When Wiccan sends out a powerful spell to bring Hulkling's mother back to life, he ends up awakening an inter-dimensional parasite that takes the form of dead parents, possesses living ones, and pacifies every other adult so that they can't see what's actually happening. And in keeping with superhero tradition, nearly all their parents are dead, psychotic, or both. So, literally, they have to kill their parents over and over again, and get away from the living ones. The larger metaphor of the plot sets up several smaller ones that illustrate the conflict between the young and the old, and the assumption of personal freedom. When Teddy (Hulkling) says "We need to find a place away from parents. A clear space to do whatever we have to," he's talking about finding a nice open area where they can wail away on a bunch of goo-beasts without more joining the fight, but he's also really talking about he and Billy (Wiccan) moving out and establishing their independence.
The Phonogram team was really the perfect choice to relaunch Young Avengers. As he's proven over and over again, Kieron Gillen is an unceasingly erudite and clever writer who ably mixes action with humor, and light stuff with heavy stuff with no bumps in the pavement. He keeps the quiet moments interesting, gets his exposition across in tweets, and fully understands who all these characters are and how they should interact, especially in the case of Wiccan and Hulkling.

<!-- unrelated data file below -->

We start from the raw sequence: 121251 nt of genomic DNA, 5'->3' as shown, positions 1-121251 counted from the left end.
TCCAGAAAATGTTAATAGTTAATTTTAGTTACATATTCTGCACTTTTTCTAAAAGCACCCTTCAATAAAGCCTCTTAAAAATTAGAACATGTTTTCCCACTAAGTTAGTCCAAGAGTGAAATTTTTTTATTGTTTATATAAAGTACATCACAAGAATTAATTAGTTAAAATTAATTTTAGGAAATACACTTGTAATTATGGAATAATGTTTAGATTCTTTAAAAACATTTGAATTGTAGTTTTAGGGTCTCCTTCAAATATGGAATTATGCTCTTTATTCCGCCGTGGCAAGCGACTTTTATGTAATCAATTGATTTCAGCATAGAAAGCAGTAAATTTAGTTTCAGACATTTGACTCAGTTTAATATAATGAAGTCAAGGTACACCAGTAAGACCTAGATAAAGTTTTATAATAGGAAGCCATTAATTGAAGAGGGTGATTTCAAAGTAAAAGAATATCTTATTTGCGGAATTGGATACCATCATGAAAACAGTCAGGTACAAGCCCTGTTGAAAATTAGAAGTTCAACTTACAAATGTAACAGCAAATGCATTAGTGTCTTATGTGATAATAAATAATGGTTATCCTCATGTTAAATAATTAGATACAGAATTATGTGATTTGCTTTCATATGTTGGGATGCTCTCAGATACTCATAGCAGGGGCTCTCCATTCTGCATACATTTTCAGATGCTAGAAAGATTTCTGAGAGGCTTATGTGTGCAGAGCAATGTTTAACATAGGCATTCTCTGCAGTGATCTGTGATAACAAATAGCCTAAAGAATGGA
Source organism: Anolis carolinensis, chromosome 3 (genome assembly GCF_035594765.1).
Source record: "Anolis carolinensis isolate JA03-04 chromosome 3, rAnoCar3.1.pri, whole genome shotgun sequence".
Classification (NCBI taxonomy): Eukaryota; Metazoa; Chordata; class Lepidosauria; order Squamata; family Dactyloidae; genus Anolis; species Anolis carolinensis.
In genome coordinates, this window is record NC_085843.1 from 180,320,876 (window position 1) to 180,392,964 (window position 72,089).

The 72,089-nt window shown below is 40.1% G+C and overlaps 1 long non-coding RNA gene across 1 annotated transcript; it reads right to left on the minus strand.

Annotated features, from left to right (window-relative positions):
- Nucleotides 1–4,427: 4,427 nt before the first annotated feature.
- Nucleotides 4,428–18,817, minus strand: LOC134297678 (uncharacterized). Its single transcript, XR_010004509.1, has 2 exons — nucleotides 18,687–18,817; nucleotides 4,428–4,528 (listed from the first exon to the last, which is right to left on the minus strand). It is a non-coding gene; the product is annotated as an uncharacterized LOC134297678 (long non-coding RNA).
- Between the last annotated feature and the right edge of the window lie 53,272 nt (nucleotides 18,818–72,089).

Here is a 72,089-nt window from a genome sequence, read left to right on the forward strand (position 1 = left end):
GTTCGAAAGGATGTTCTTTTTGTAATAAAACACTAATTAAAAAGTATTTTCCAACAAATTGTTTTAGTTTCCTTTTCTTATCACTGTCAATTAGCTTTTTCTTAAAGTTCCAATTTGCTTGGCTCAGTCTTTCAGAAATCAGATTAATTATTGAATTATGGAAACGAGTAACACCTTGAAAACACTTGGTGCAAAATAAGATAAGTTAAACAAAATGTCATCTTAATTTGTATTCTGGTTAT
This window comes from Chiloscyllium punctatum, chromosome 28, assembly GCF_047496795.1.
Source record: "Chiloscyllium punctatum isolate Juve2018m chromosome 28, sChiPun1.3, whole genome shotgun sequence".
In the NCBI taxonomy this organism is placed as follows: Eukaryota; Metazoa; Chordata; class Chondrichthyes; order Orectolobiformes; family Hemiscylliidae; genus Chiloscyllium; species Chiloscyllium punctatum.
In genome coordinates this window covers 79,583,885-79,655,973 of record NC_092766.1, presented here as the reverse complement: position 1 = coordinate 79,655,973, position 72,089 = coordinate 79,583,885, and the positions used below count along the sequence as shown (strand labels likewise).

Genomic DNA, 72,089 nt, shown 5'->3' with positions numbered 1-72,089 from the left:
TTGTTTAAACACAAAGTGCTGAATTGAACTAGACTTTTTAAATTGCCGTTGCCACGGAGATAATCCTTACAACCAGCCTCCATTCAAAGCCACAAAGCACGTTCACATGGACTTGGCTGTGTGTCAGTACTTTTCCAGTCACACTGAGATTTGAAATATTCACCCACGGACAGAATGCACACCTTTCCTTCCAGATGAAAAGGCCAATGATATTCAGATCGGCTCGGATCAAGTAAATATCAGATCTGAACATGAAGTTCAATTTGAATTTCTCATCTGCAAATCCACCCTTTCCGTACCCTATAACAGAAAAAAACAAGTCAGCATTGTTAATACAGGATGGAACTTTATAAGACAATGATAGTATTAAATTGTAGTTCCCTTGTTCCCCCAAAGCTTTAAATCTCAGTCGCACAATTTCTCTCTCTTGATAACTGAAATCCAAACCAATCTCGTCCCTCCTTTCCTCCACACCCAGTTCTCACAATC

Many times in superhero comics, as good as the intentions are, gay relationships come across clumsy, forced, or just plain unbelievable. (Which is saying something in books filled with flying people.) In Young Avengers, Billy and Teddy act like a real couple who say and do the type of things that a real couple would. The dialogue between them and the others is quick, realistically youthful, and just the right amount of self-aware.